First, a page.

Avoid These Estate-Planning Pitfalls
There’s a lot about the estate tax that’s up for grabs right now, as I discussed in this article. At the same time, many aspects of estate planning are crucial no matter what the tax code says, such as creating a living will, naming individuals to act on your behalf if you die or become disabled, and choosing beneficiaries of your investment accounts. To discuss some of these important concepts, I interviewed H. Susan Jones, a top estate-planning attorney based in the Chicago suburbs.
In the interview, Susan discussed some of the most common pitfalls of estate planning and how to avoid them, as well as some underutilized estate-planning maneuvers. An excerpt from our interview is below.
Christine Benz: What are the big mistakes you see people making when it comes to estate planning?
Susan Jones: The biggest mistake is a misunderstanding of beneficiary designations. Many assets today are transferred at death through a beneficiary designation. [Read the full article]
Commodity fund investors have started receiving their Schedule K-1s in the mail recently, so we thought it would be a good time to review the pros and cons of the various exchange-traded fund structures from a tax perspective. Also, we’ll discuss some of the issues to which investors will need to pay attention when they are preparing their 2009 tax returns.
Most investors are familiar with Form 1099 that accompanies many “1940 Act” funds (traditional mutual funds that hold equities). However, if you bought a commodity-futures-based ETF, you might have received a Schedule K-1 instead. While the form may be intimidating at first, it should not be perceived as a tax nightmare. We’ll help you walk through the filing process later in the article.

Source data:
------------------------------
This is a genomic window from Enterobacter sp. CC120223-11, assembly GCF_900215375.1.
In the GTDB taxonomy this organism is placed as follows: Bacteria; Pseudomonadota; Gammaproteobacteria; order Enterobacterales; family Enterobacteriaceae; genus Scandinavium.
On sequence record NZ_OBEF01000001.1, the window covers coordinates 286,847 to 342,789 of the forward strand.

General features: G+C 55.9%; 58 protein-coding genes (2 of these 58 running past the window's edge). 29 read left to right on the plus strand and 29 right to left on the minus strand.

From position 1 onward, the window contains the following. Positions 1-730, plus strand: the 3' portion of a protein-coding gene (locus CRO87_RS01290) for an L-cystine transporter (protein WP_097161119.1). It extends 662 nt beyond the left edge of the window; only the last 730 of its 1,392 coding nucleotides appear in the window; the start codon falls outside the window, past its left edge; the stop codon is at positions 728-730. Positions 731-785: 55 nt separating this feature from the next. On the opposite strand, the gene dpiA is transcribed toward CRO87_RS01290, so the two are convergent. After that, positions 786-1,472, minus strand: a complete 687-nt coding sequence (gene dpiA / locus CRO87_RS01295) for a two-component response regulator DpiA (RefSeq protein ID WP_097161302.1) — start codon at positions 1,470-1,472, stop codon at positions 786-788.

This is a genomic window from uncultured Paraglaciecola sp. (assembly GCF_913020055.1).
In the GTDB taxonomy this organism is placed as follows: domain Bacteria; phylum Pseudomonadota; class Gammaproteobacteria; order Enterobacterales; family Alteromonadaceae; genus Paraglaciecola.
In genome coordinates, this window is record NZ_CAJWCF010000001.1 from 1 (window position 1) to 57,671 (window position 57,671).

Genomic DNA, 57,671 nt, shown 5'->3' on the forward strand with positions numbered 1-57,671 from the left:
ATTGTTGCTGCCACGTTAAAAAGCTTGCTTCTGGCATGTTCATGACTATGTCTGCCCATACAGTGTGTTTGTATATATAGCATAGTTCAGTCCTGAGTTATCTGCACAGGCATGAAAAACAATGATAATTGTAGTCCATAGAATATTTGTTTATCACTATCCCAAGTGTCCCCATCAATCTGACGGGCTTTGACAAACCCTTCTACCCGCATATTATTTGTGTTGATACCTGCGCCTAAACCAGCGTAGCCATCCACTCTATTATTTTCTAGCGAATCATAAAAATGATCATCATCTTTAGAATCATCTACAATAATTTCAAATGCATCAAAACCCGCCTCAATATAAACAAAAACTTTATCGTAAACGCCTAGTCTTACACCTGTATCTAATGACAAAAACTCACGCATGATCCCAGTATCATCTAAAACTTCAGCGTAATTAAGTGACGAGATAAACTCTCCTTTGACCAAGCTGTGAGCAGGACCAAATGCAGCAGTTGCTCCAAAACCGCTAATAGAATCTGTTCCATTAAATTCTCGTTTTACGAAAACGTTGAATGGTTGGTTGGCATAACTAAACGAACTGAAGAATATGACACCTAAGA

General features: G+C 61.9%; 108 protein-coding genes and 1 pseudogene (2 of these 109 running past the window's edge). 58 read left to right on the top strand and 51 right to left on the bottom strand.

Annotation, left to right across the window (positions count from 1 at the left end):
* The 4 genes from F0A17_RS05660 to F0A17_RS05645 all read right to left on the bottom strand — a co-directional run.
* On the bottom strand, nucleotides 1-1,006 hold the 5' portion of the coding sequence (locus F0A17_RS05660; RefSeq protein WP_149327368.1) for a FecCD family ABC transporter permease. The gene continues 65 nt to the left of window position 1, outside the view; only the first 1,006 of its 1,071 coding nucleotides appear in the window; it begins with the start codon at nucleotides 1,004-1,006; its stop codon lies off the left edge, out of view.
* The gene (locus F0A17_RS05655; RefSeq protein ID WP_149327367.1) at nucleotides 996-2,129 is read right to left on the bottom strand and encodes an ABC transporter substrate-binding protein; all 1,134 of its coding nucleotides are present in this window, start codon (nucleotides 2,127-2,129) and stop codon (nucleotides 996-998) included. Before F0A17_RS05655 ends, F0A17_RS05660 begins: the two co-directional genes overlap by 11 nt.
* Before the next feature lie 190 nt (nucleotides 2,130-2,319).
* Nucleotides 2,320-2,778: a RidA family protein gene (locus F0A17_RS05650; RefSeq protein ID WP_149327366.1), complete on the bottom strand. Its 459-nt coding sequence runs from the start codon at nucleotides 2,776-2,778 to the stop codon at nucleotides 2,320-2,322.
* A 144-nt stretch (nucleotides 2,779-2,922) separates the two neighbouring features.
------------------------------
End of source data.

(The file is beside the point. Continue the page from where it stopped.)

If you acquired your commodity exposure through an exchange-traded note, then you won’t have to deal with the extra filing headache. [Read the full article]
Gov. Joe Manchin’s bid to exempt some business property from taxes by amending the West Virginia Constitution cleared the House of Delegates on Wednesday, but worries of lost revenue persist among counties.
The measure sent to the Senate 95-1 would ask voters to allow counties to decide whether to keep new business inventory and equipment off the tax rolls.
If senators adopt the resolution, the question would end up on the November ballot. Voter approval would allow the Legislature to set the tax break’s terms and a date from when acquired inventory or equipment would qualify. It would not apply to property held by public utilities.
“Certainly, there’s a lot more work to do in this area, but I think that this is an important step in making West Virginia competitive with surrounding states,” said House Minority Leader Tim Armstead, R-Kanawha, before the vote. [Read the full article]
South Dakotans would no longer pay a state sales tax on food but would pay a slightly higher tax on other goods under legislation to be considered by the state House.
Much of the committee debate Thursday centered on whether the bill would really help low-income households as the sponsors intend because they would pay more on other necessities such as clothing and utilities.
Critics questioned the wisdom of tinkering with a dependable source of tax revenue at the same time legislators face challenges in balancing the state budget.
The bill to remove the 4 percent tax on food and boost it to 4.3 percent on everything else was passed 9-6 by the House Taxation Committee. Local sales taxes on food would not be affected.
Bill sponsor Rep. Marc Feinstein, D-Sioux Falls, said the food tax raised $56.8 million last year. [Read the full article]